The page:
Nuts, bolts, nails, and other fasteners were also in on the mysterious rebellion. The boxes of screws that line my workshop shelves quickly stepped forward to mess with me as well. That’s right, sometime between the last project and the new one, my assortment of sneaky drywall screws had reduced the size of the text on their containers. I couldn’t read the labels! I think it’s an attempt to prevent me from using any, keeping their twisted family members together.
There’s more—worn out wrenches, dead drill batteries, and to top it all off, my hammers are heavier than they used to be. What, I wondered, could they have possibly consumed that caused them to add all that extra weight? Was it due to a lack of exercise? Adding insult to injury, some prick glued my sledgehammer to the floor. Can’t budge it.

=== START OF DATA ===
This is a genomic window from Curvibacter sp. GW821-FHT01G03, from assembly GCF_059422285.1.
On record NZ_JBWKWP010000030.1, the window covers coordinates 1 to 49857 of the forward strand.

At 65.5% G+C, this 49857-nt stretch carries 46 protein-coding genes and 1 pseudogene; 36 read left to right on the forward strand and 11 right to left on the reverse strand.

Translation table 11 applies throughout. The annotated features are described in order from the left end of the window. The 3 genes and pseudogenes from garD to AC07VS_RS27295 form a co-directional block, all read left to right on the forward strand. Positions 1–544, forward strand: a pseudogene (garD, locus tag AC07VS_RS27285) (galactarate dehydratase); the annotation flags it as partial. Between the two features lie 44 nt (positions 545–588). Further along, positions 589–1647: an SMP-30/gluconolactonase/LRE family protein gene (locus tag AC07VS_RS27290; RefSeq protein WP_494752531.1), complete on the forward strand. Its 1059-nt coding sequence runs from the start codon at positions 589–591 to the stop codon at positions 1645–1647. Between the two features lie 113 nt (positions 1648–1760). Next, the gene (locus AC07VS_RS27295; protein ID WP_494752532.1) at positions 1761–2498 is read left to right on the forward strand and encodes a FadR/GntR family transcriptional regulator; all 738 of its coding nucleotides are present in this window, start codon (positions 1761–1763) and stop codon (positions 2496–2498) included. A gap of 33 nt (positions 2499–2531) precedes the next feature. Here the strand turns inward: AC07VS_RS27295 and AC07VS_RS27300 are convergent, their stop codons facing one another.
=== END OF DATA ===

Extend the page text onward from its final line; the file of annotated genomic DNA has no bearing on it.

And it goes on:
So, standing in the center of my workshop I slowly examined each item on each of the shelves. I was a visitor to an old-tools retirement home. Then it hit me, and my mind took me back to when I was a kid staying with my grandparents, something I did every summer.
My grandfather was extremely handy. He could build, fix, paint, hammer with the best of them. In fact, he may very well have been the best fixer-upper man on the planet. In my eyes, he was the king of all things hammer and nails. I watched him work and, in turn, I learned his secrets. AND, I recalled that he performed his DIY miracles using…broken tools. Yes, his tools, too, were in a shoddy state—hints of decay, worn pull-ropes, dents, nicks, scratches, and so on.